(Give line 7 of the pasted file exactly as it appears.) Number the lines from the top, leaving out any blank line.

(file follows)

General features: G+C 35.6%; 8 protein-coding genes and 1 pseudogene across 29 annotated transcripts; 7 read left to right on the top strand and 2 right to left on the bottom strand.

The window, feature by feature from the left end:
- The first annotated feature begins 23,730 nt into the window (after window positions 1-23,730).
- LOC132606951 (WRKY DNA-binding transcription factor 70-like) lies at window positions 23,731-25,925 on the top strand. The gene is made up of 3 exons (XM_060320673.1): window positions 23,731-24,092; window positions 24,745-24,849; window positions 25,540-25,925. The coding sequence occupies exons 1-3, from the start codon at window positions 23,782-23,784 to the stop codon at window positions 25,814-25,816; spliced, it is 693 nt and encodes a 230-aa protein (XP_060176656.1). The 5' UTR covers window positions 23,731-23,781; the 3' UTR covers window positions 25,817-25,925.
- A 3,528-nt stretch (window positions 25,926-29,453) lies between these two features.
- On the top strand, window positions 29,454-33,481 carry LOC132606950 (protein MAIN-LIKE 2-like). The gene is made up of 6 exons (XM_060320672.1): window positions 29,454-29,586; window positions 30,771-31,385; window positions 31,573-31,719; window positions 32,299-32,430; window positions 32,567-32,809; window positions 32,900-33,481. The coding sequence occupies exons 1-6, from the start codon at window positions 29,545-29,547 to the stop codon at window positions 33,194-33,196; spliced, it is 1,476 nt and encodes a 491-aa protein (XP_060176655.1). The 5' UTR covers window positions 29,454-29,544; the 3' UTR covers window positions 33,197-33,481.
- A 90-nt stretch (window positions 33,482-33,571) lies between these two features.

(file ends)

- A 90-nt stretch (window positions 33,482-33,571) lies between these two features.